Major charities are increasingly focusing their efforts on the re-integration of orphans in order to keep them with their parents or extended family and communities. Orphanages are no longer common in the European community, and Romania in particular has struggled greatly to reduce the visibility of its children's institutions to meet conditions of its entry into the European Union.
Some have stated it is important to understand the reasons for child abandonment, then set up targeted alternative services to support vulnerable families at risk of separation such as mother and baby units and day care centres.
Comparison to alternatives
Orphanages, especially larges ones, have had some well publicised examples of poor care. In large institutions children, but particularly babies, may not receive enough eye contact, physical contact, and stimulation to promote proper physical, social or cognitive development. In the worst cases, orphanages can be dangerous and unregulated places where children are subject to abuse and neglect.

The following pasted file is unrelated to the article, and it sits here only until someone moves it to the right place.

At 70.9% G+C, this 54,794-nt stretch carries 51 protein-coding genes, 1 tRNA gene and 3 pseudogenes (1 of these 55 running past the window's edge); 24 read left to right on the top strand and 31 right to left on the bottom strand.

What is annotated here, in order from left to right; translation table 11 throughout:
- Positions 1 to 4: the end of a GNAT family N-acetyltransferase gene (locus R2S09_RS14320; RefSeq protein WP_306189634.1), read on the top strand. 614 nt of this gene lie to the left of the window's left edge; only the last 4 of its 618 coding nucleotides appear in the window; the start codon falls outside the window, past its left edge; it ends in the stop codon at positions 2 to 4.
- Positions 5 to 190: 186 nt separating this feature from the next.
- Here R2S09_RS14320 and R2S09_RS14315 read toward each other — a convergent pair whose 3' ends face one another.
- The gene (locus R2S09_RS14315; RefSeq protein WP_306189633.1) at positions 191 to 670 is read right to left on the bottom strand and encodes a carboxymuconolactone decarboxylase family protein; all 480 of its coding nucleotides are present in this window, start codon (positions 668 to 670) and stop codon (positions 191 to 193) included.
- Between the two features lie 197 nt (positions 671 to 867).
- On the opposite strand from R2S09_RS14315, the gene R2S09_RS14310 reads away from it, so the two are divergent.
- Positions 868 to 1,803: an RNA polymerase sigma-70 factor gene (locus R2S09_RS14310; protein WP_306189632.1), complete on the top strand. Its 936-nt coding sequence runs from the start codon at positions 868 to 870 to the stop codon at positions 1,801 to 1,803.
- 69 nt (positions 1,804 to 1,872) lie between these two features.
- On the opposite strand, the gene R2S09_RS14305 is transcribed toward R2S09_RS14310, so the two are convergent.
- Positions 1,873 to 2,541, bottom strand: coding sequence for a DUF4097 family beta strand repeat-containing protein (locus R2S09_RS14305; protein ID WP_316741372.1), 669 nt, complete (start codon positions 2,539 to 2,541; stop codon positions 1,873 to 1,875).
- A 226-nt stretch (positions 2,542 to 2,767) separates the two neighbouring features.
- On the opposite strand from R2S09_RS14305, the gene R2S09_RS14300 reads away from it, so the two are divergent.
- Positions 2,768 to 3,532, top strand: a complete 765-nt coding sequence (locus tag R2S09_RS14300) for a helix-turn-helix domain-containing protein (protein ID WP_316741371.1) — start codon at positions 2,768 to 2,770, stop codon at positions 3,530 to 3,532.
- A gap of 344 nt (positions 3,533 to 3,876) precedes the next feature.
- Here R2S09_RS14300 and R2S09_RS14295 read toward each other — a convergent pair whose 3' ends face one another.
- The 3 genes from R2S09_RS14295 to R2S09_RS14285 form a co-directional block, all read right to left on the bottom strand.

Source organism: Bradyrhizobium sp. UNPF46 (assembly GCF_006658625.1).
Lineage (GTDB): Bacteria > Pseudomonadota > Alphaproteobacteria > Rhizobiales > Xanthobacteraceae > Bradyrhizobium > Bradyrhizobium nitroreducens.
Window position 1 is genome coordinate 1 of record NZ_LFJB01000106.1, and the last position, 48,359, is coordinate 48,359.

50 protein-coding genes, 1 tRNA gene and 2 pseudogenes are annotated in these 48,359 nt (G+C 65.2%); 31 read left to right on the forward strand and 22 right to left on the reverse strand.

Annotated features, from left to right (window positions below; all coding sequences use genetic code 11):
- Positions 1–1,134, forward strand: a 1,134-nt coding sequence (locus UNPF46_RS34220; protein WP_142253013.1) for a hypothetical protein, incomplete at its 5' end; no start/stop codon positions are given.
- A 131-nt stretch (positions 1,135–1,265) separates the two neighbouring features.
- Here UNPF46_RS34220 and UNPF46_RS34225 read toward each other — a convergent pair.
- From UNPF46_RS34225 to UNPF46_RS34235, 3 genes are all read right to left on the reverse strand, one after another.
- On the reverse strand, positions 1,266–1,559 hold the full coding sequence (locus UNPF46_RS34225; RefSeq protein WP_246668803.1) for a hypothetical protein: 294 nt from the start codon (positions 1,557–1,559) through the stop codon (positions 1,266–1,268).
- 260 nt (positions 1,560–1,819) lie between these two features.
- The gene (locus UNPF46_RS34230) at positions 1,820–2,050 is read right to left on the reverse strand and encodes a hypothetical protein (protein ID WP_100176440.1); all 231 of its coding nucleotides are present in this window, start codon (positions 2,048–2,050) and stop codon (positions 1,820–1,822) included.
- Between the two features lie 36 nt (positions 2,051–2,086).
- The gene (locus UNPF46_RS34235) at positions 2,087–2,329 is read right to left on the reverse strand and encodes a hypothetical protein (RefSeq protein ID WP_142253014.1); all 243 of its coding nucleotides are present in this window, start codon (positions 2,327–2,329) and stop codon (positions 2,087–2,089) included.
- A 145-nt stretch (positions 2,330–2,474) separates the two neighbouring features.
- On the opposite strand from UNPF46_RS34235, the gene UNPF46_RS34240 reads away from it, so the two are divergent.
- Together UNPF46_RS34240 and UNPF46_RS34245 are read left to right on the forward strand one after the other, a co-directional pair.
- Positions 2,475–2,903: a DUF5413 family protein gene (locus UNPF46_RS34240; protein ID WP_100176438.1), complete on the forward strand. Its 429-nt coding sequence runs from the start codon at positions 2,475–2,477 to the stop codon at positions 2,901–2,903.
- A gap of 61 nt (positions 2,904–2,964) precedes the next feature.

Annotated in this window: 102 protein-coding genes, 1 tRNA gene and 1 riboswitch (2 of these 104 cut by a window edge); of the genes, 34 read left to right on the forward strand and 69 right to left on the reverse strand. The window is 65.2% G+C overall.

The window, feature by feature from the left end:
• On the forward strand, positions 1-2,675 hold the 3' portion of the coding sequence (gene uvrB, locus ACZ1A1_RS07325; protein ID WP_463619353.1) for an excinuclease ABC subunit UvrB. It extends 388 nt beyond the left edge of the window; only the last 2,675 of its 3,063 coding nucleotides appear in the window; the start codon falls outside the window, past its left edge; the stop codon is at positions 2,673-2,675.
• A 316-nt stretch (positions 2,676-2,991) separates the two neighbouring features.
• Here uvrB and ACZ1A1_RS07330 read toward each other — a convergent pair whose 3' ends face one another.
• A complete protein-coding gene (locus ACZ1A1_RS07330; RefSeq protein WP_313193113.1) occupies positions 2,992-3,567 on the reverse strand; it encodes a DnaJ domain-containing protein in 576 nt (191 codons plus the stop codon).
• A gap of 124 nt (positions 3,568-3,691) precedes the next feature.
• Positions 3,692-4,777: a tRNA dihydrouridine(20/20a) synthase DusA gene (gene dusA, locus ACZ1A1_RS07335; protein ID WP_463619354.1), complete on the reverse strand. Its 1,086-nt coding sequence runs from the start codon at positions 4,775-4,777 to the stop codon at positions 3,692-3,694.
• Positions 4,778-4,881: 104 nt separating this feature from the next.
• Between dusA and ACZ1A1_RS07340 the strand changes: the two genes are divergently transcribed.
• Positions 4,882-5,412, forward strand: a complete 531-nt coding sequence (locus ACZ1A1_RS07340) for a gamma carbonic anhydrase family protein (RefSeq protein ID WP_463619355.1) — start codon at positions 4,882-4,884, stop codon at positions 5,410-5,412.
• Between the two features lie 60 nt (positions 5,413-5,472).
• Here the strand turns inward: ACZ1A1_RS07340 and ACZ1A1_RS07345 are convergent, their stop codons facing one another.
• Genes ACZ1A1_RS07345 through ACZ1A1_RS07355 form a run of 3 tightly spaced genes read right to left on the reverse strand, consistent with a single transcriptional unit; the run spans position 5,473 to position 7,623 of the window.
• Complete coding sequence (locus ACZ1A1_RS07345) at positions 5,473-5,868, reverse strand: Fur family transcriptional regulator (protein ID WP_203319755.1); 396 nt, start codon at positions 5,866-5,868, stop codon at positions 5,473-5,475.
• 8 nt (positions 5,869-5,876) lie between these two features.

One significant study, which disputes this, was carried out by Duke University. Their researchers concluded that institutional care in America in the 20th century produced the same health, emotional, intellectual, mental, and physical outcomes as care by relatives, and better than care in the homes of strangers. One explanation for this is the prevalence of permanent temporary foster care. This is the name for a long string of short stays with different foster care families. Permanent temporary foster care is highly disruptive to the child and prevents the child from developing a sense of security or belonging. Placement in the home of a relative maintains and usually improves the child's connection to family members.